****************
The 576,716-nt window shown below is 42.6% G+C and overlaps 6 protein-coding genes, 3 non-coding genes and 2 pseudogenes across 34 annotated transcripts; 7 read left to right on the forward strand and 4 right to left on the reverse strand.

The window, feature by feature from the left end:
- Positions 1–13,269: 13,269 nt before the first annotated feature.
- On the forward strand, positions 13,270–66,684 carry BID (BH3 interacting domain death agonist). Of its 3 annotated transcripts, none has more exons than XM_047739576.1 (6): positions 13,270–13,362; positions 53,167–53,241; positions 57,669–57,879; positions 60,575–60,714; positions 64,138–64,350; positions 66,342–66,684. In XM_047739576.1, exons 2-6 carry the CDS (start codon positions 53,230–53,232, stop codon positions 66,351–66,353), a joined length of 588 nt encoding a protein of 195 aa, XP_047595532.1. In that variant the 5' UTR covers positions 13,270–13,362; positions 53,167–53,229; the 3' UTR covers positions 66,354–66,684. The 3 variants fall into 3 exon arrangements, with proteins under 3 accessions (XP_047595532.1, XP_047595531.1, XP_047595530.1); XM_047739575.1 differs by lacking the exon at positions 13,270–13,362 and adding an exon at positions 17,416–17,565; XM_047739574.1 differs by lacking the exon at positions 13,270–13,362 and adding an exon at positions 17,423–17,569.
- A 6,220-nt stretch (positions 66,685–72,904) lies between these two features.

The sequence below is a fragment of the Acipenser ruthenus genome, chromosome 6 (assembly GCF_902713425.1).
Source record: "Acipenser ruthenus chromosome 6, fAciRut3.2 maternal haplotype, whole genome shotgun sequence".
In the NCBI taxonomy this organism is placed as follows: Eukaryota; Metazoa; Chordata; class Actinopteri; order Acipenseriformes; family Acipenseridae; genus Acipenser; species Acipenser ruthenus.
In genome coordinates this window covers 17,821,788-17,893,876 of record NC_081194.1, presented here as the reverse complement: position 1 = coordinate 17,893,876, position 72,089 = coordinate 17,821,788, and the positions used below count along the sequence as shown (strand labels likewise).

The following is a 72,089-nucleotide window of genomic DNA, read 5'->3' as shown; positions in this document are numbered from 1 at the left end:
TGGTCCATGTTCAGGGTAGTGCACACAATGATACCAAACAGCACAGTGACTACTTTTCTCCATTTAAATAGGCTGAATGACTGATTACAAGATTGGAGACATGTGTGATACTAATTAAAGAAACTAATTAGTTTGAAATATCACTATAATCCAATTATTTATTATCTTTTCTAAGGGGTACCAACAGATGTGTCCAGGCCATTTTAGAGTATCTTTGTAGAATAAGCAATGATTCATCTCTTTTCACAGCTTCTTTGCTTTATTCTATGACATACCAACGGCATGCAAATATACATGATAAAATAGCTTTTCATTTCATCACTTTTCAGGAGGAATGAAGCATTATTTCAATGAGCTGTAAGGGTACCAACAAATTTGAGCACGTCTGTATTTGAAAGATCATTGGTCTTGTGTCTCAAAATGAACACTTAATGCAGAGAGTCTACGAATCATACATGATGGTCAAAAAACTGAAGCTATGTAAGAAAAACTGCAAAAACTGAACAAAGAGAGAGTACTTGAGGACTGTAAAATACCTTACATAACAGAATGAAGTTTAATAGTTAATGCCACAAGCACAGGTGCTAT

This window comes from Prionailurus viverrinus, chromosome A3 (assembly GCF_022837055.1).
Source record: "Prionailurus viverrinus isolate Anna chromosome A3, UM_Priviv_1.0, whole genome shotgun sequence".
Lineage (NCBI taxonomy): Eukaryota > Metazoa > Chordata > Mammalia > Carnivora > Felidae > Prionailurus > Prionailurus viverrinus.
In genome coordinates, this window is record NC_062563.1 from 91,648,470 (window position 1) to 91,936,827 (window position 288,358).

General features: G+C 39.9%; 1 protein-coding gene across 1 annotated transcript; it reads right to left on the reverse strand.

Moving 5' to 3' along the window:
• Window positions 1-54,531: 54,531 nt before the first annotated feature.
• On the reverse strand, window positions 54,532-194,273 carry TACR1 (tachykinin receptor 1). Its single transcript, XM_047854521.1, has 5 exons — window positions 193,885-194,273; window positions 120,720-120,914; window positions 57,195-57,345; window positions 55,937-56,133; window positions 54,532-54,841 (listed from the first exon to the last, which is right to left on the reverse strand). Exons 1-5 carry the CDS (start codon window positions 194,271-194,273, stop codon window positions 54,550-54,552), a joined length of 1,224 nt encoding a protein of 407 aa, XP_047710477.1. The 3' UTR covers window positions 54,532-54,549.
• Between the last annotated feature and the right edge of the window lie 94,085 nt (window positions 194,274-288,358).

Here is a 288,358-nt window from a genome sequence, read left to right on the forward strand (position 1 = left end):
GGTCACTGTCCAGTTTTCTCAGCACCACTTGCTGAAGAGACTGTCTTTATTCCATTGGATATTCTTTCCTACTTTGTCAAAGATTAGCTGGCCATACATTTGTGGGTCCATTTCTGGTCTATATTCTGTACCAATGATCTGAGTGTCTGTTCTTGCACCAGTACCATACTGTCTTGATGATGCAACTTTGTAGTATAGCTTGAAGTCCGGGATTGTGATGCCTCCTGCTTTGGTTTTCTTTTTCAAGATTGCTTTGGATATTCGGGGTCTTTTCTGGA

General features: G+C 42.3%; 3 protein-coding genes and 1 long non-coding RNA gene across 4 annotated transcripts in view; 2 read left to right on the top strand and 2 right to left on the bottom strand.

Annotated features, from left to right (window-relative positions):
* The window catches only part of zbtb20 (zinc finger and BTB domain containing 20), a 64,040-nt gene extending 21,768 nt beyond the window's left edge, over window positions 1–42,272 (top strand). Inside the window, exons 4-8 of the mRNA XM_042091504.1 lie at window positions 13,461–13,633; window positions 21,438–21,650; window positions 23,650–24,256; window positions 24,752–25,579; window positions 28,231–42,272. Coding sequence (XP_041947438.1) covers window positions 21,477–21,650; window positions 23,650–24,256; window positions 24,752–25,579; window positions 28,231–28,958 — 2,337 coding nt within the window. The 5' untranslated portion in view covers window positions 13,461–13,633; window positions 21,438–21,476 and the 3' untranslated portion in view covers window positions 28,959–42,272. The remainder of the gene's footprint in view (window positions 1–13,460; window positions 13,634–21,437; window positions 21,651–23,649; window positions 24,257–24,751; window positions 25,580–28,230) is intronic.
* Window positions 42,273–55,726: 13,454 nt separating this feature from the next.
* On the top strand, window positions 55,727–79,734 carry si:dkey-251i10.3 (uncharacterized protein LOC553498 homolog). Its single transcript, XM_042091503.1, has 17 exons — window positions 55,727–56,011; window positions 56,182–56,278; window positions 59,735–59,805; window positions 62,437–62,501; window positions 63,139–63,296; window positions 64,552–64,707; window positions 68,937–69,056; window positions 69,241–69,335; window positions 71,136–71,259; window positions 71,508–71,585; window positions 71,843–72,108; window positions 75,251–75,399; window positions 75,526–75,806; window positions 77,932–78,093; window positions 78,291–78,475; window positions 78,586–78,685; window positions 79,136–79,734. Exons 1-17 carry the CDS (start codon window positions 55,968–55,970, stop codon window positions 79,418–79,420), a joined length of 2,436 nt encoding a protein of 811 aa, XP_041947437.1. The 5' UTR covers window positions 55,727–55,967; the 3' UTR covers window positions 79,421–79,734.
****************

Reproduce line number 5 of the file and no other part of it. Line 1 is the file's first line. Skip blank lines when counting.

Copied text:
- A 6,220-nt stretch (positions 66,685–72,904) lies between these two features.